industries develop fast, and new sectors have been emerging, such as unmanned warehousing, facial recognition payments and new online-to-offline groceries.”
Meng also said that a new version of the nationally unified negative list for market access will be rolled out w
ithin the year. Illegal or implicit entry barriers and locally issued negative lists will be canceled, she said.
The Chinese authorities will also establish and refine mechanisms for adjusting the annually released
list when necessary, she said, adding that the list will better cope with the reforms to delegate power, streamline ad
ministration and optimize government services, and will better meet the needs of market entities for broader access.
Wang Yuanhong, deputy head of the Department of Economic Forecas
ting at the State Information Center, said the fast growth of high-tech industries and the
service sector reflects the ongoing upgrading of traditional industries and the optimization of C
With participants from 86 countries and regions, this year’s event attracted nearly 5,800 industry insiders from 2,645 companie
s and organizations, who signed 1,368 deals and cooperation agreements worth up to 14 billion yuan.
A report released during the festival says Chinese cinemas screened 34 domestic animated features that grossed 1.62 billi
on yuan in total in 2018, a rise of 13.3 percent on the output and a 24.5 percent increase in revenue, respectively, compared to 2017.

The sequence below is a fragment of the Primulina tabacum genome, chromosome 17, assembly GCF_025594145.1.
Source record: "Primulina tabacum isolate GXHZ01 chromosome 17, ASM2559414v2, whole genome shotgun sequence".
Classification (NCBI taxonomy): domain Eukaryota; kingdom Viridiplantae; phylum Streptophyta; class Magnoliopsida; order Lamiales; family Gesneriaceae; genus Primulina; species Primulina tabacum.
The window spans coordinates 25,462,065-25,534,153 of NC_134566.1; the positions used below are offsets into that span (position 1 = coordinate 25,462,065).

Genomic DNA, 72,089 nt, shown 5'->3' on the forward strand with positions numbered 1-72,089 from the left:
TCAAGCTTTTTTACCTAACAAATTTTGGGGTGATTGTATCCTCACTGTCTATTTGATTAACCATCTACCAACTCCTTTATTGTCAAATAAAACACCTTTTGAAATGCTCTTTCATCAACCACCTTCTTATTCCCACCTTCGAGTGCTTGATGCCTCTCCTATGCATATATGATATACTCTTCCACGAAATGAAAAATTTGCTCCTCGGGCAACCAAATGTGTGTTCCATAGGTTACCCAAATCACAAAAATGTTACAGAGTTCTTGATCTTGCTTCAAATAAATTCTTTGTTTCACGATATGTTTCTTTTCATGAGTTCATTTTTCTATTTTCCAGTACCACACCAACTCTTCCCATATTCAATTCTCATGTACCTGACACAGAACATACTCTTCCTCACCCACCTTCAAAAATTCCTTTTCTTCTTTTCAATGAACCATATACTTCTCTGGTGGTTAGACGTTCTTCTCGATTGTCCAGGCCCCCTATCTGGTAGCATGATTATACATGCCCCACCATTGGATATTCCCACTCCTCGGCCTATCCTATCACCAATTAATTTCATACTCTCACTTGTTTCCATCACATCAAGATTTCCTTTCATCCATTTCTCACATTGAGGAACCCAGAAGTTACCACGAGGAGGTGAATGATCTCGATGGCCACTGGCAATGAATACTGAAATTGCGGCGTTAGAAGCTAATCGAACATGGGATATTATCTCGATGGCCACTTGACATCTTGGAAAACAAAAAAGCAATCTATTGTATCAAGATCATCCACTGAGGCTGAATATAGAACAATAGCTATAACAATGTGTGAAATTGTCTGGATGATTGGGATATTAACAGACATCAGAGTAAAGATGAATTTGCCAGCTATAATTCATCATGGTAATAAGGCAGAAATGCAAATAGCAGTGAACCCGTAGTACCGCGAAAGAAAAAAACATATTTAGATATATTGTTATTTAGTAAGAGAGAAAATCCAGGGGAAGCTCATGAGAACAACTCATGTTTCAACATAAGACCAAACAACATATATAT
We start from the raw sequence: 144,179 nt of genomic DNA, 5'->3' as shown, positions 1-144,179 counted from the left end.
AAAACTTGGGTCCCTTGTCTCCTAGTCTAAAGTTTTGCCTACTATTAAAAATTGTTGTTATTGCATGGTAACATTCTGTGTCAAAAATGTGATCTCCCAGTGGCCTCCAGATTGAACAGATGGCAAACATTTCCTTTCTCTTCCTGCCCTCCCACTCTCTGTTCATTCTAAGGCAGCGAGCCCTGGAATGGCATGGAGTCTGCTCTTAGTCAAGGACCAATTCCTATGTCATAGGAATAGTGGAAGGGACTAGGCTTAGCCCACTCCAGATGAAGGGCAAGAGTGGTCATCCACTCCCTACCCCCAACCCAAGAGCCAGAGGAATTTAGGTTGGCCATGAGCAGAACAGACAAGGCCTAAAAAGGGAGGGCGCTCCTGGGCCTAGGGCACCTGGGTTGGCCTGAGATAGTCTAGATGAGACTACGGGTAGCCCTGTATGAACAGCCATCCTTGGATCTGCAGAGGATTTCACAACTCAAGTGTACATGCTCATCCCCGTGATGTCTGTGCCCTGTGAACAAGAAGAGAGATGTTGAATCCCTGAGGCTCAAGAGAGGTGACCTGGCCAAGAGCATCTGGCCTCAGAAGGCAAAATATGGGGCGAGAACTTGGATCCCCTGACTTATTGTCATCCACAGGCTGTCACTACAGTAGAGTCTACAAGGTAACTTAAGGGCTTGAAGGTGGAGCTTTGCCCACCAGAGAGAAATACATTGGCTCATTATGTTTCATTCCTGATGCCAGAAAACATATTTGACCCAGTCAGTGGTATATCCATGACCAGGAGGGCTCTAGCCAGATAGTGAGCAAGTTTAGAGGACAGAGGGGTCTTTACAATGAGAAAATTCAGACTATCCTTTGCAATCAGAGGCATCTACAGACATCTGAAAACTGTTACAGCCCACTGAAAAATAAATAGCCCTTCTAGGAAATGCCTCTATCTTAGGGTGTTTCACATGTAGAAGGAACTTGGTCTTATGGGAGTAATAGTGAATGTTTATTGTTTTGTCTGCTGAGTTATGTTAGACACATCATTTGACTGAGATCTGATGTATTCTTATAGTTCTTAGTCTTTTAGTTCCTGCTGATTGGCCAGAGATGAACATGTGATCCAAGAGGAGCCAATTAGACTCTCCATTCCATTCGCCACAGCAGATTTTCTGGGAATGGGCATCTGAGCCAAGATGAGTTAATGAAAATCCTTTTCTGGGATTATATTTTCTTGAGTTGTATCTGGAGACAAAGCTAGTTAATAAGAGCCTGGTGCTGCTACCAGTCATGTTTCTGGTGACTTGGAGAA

For many international filmmakers, China‘s expanding cartoon and animation industry has gripped their attention.
“I think Chinese animation production is already headed in a great direction,” says Joe D’Am
brosia, senior vice-president of original programming and general manager of Disney Junior.
As one of the guest speakers of the festival’s master classes, D‘Ambrosia joined Disney in 2011 and has played a cr
ucial role in steering the company to the top of preschool TV networks in the United States consecutively from 2013 to 2018.
Socheat Chea, a Cambodian student with big dreams, wouldn’t attract much attention if he
walked down a street in his country since he doesn’t talk a lot and is a bit shy around strangers.
His classmate, Edgar Moreno Pena, who is from Venezuela, is more adept at socializing. He has
a vocabulary of more than 200 Chinese words, tells shopkeepers on Beijing streets pia
nyidian (give me a bigger discount) and uses Chinese-language food-delivery apps on his mobile phone.
“I often do shopping at Taobao and JD,” he said, referring to China’s two most popular online shopping websites.
Although the two foreign students have few similarities in their perso
nal backgrounds, they share a common goal at the Shenzhou Institute in northern Be
ijing: They are trying to learn from Chinese teachers how to design, build, operate and maintain satellites.
He also underlined the significance of a strong audience base in the fu
ture. “It’s about developing the audience for Chinese animated films – to create projec
ts that are more popular with broader appeal,” he said. “The most important thing is to tell a good story with i
nteresting characters, in a way that is fresh and new, different and exciting for the audience.”
Minkoff said the Chinese animation industry has grown vigorously over the past dec
ade. “I’ve seen improvements made in the quality of the animation, the production and the filmmaking.”
With the coming of the 5G era and virtual reality, he thinks it opens up new space for creativity and accessibility. “The changes in techno
logy are going to continue to improve and make it possible to make really interesting, different kinds of films, an
d put the tools of filmmaking and animation into more people’s hands, which I think would be very good,” the director said.
Besides the animated adaptation of Wolf Totem, Minkoff revealed to
China Daily he is working on a “secret” project inspired by Chinese culture. “The movie is bas